Lindsey Graham's Democratic Challenger Rakes In $57 Million, Shattering Fundraising Record

Jaime Harrison smashed the previous record for a Senate candidate, set by Beto O'Rourke in 2018.

Jaime Harrison, the Democratic nominee in South Carolina seeking to unseat Republican Sen. Lindsey Graham, raised $57 million in the third quarter of this year, crushing the previous fundraising record for a Senate candidate, Harrison’s campaign announced Sunday.

Harrison’s colossal haul toppled the previous record set by then-Rep. Beto O’Rourke, a Democrat, in the third quarter of 2018 during his face-off against Republican Sen. Ted Cruz of Texas. O’Rourke had raked in $38.1 million in July through September of that year.

Graham, a three-term incumbent, has not yet announced his third-quarter fundraising numbers. He raised $8.4 million in the second quarter while Harrison took in nearly $14 million in donations during that same time period.

Last month, Graham begged Fox News viewers to donate to his campaign, bemoaning that he was “being killed financially” by Harrison.

“This money is because they hate my guts,” Graham said during an appearance on “Fox & Friends” on Sept. 24.

“Help me,” Graham told viewers a few hours later during an interview with Fox News prime-time host Sean Hannity. “They’re killing me moneywise. Help me. You did last week. Help me again.”

The death of Justice Ruth Bader Ginsburg has heightened the stakes in Graham’s reelection campaign. Graham, the chairman of the Senate Judiciary Committee, has come under fire following Ginsburg’s death for his flip-flopping stance on whether a Supreme Court vacancy should be filled during a presidential election year.

Graham is seeking to swiftly push through the Senate confirmation of Amy Coney Barrett, President Donald Trump’s nominee to replace Ginsburg. But in 2016, Graham backed a controversial decision by Senate Majority Leader Mitch McConnell (R-Ky.) to block confirmation hearings for Merrick Garland, then-President Barack Obama’s pick to replace the late Justice Antonin Scalia.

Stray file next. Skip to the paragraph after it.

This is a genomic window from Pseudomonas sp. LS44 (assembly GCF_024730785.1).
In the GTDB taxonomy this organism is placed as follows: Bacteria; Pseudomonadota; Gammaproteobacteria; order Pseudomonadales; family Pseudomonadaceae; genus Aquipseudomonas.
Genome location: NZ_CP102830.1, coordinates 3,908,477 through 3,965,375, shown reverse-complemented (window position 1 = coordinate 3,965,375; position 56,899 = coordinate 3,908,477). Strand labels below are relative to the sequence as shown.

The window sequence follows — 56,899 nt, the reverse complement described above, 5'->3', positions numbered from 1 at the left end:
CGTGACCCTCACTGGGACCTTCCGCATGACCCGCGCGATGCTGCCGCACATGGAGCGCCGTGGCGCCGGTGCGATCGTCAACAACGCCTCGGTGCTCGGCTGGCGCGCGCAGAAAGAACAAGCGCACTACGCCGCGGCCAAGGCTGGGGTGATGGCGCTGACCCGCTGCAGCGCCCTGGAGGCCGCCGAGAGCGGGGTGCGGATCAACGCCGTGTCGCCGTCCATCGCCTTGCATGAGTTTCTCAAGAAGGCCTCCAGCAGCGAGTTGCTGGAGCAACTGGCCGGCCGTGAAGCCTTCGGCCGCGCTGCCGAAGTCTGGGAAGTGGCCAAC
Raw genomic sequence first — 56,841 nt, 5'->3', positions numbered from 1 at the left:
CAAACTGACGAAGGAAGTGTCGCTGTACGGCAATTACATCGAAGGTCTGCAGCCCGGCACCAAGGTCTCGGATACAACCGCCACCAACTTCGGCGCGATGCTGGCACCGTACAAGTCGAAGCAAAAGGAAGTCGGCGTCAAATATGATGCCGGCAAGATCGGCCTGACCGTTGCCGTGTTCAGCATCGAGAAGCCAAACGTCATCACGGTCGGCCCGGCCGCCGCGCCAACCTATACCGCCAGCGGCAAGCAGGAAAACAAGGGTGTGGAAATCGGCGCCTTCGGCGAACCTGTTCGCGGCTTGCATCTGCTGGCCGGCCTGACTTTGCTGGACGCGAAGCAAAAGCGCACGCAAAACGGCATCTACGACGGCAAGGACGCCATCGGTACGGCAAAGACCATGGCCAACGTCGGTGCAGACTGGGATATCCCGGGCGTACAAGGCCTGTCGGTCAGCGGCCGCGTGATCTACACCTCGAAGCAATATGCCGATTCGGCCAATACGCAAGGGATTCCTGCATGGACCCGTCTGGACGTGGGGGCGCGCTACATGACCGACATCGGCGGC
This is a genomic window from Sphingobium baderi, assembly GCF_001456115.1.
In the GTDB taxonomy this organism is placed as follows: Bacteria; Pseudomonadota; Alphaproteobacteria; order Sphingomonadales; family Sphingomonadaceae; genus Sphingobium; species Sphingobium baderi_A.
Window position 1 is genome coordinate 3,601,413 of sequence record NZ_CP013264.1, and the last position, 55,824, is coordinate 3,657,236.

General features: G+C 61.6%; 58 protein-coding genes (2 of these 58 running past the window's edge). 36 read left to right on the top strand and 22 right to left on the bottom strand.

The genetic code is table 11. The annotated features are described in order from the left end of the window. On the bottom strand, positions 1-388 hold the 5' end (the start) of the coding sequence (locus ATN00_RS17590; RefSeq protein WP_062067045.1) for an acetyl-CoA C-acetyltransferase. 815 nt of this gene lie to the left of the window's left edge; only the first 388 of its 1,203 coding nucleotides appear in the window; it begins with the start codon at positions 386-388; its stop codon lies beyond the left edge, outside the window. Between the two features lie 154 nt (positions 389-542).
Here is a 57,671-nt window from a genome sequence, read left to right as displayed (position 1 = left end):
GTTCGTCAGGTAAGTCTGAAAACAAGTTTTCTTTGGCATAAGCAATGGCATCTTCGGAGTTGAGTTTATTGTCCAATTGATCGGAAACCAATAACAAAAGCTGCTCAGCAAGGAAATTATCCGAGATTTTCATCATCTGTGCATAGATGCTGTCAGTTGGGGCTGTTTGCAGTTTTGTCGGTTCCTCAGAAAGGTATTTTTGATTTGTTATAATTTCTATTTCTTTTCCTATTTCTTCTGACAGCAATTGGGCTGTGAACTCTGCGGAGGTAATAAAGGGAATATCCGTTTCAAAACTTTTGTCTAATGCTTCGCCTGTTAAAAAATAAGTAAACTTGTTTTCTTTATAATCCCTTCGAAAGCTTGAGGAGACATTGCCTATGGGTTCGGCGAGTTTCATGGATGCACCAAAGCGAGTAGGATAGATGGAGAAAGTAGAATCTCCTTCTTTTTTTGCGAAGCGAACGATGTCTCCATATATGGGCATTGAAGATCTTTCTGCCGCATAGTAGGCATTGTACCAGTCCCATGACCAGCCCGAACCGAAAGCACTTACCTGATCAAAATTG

McConnell, Graham and other Republicans had said at the time that Garland’s confirmation hearings would have been too close to the 2016 election and that whoever won the election should pick the Supreme Court nominee.

Scalia died 269 days before the 2016 presidential election. Ginsburg died 46 days before the 2020 presidential election. What’s more, early voting had already begun in some states for this year’s election.

Graham claimed last month that Harrison, who served as the chair of the South Carolina Democratic Party from 2013 to 2017, took in $6 million in the 72 hours after Ginsburg’s death. Harrison’s campaign hasn’t yet disclosed how much money he raised in that time period.

Recent polling shows Graham and Harrison in a virtual tie. Each candidate received 48% of the vote in a Quinnipiac poll conducted last month.

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